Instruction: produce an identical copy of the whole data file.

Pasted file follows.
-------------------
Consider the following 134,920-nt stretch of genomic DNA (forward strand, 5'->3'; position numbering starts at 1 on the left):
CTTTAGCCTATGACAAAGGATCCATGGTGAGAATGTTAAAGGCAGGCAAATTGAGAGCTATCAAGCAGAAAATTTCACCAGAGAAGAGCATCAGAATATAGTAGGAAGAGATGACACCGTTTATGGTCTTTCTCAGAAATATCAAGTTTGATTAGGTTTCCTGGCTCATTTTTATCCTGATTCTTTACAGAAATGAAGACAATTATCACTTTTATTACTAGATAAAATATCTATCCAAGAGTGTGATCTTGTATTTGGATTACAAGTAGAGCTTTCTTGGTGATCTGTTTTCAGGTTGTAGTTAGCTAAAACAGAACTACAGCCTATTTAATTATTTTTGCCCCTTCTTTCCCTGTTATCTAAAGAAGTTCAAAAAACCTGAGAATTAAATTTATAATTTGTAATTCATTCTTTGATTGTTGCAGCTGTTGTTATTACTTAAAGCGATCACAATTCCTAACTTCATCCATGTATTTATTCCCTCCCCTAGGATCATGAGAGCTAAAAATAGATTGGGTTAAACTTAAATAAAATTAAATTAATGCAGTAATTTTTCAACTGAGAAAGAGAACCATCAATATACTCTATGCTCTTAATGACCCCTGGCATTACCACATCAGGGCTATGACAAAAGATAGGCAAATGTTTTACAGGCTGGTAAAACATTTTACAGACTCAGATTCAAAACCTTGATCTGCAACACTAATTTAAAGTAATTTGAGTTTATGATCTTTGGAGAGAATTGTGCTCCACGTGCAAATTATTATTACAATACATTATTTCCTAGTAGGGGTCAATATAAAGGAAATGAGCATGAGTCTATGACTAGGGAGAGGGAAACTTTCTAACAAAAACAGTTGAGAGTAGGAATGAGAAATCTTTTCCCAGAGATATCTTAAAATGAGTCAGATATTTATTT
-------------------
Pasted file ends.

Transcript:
Consider the following 134,920-nt stretch of genomic DNA (forward strand, 5'->3'; position numbering starts at 1 on the left):
CTTTAGCCTATGACAAAGGATCCATGGTGAGAATGTTAAAGGCAGGCAAATTGAGAGCTATCAAGCAGAAAATTTCACCAGAGAAGAGCATCAGAATATAGTAGGAAGAGATGACACCGTTTATGGTCTTTCTCAGAAATATCAAGTTTGATTAGGTTTCCTGGCTCATTTTTATCCTGATTCTTTACAGAAATGAAGACAATTATCACTTTTATTACTAGATAAAATATCTATCCAAGAGTGTGATCTTGTATTTGGATTACAAGTAGAGCTTTCTTGGTGATCTGTTTTCAGGTTGTAGTTAGCTAAAACAGAACTACAGCCTATTTAATTATTTTTGCCCCTTCTTTCCCTGTTATCTAAAGAAGTTCAAAAAACCTGAGAATTAAATTTATAATTTGTAATTCATTCTTTGATTGTTGCAGCTGTTGTTATTACTTAAAGCGATCACAATTCCTAACTTCATCCATGTATTTATTCCCTCCCCTAGGATCATGAGAGCTAAAAATAGATTGGGTTAAACTTAAATAAAATTAAATTAATGCAGTAATTTTTCAACTGAGAAAGAGAACCATCAATATACTCTATGCTCTTAATGACCCCTGGCATTACCACATCAGGGCTATGACAAAAGATAGGCAAATGTTTTACAGGCTGGTAAAACATTTTACAGACTCAGATTCAAAACCTTGATCTGCAACACTAATTTAAAGTAATTTGAGTTTATGATCTTTGGAGAGAATTGTGCTCCACGTGCAAATTATTATTACAATACATTATTTCCTAGTAGGGGTCAATATAAAGGAAATGAGCATGAGTCTATGACTAGGGAGAGGGAAACTTTCTAACAAAAACAGTTGAGAGTAGGAATGAGAAATCTTTTCCCAGAGATATCTTAAAATGAGTCAGATATTTATTT